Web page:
4. First travel ban – Trump likes to use the word disaster to define anything he did not do. The first travel ban was so disastrous, it waa pulled after two days. The president failed to vet the change with various stakeholders including the people who would need to conduct the ban. So, people did not know what to do and the lines were long.

5. India/ Pakistan brokering peace deal – this faux pas did not get much air time, but the president announced in front of the Pakistani leader the India prime minister asked him to broker a peace deal between the two countries over the Kashmir conflict. Within the hour, India put out a press release saying no such request was made.

6. Tariffs paid by China – the president has said this at least a dozen times, so it may be a good candidate because of its staying power. Trump likes to say China is paying the tariffs. Economists correct him each time saying US importers pay the tariffs which are passed onto the consumers. So, we pay the tariffs.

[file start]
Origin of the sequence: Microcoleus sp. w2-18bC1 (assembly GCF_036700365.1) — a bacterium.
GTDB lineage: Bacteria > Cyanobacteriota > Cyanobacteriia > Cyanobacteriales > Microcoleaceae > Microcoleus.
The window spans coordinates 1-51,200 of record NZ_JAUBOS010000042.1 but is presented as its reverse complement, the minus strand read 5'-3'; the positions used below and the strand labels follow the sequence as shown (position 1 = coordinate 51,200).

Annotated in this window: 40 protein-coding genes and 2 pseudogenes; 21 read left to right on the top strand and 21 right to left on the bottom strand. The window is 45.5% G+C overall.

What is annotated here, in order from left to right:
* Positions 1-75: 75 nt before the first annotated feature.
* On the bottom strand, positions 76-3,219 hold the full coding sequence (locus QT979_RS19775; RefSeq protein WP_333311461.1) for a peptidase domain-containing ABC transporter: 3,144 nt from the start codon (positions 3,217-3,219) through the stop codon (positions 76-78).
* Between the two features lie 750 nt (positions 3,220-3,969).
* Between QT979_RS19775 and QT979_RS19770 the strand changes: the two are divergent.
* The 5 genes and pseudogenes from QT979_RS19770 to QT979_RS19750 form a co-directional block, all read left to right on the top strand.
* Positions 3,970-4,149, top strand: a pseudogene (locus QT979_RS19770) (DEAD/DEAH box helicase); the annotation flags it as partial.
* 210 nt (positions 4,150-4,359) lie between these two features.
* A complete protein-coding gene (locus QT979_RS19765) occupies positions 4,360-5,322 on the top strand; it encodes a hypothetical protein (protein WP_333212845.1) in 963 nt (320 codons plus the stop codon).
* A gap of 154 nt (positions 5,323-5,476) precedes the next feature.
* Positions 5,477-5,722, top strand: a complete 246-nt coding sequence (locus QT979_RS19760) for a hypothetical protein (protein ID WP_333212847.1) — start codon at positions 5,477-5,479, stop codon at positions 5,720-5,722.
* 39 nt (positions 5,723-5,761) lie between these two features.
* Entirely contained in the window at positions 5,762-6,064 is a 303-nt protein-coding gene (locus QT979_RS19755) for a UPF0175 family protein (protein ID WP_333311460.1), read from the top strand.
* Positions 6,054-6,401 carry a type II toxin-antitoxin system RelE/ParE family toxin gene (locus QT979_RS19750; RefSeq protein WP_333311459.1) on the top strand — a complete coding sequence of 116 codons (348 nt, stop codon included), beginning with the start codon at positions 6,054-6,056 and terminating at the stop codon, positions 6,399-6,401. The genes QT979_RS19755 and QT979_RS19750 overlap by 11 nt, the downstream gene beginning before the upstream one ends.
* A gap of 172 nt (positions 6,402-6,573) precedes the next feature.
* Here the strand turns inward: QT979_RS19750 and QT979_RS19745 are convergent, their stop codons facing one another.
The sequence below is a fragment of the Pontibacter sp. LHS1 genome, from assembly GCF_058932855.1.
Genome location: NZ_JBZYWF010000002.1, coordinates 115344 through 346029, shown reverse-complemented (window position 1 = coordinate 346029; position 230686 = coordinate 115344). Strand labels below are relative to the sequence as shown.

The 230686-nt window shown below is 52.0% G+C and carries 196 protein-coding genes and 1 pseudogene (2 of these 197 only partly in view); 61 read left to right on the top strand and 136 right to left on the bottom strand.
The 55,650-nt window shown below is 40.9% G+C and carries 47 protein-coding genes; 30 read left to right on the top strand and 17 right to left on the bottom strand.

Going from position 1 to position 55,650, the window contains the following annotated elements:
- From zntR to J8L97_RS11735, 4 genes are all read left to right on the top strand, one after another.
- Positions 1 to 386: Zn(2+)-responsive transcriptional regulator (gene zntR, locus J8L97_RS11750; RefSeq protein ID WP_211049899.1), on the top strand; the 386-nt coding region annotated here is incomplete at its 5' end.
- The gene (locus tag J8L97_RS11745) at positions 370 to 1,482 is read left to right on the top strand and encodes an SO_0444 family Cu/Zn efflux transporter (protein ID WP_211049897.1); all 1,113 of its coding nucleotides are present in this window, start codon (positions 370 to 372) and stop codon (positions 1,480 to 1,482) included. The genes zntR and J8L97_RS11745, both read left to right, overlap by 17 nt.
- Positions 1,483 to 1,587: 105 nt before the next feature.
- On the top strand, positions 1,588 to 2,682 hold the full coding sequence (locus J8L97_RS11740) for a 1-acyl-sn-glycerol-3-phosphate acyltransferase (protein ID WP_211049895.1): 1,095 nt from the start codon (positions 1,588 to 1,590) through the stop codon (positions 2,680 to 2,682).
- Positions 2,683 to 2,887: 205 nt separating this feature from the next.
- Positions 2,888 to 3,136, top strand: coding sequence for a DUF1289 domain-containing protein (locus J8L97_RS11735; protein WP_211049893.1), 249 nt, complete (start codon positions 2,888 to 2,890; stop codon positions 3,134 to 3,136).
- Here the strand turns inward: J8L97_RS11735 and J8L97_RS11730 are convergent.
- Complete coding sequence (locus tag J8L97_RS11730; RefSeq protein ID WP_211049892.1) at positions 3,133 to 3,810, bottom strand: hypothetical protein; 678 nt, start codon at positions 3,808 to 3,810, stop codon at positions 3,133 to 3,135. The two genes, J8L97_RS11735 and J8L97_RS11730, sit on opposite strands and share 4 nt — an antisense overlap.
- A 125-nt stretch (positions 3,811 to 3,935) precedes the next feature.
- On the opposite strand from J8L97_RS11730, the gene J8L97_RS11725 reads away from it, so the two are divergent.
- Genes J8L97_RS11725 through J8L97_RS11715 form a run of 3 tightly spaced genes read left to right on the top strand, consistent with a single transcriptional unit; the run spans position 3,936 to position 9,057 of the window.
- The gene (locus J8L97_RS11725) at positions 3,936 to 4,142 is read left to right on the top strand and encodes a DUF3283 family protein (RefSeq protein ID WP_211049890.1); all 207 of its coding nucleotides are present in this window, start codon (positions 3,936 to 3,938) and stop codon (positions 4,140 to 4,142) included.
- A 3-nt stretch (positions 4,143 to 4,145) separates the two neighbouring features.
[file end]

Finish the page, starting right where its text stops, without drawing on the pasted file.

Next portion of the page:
7. Extorting Ukraine – after watching a parade of reputable public servants testify under oath at a great risk with such a vindictive president, Trump was impeached over extorting Ukraine for personal gain. He likes to focus on one phone call, but if that call was so “perfect,” why did his staff try to bury it?

8. Siding with Putin over CIA – in Helsinki, standing side by side with a man who is KGB trained on disinformation, Trump sided with Putin over the advice of his intelligence people. Senator John McCain wrote an op-ed piece to blast the president’s words as “traiterous.”

9. Pulling out of Paris Climate Change Accord – the president’s stance on climate change was my worst fear going in. So, he announced pulling out of the Paris accord on June 1, 2017, the day following Exxon shareholders voting for management to tell them what Exxon is doing to address climate change. When we exit, the US will stand alone in the world.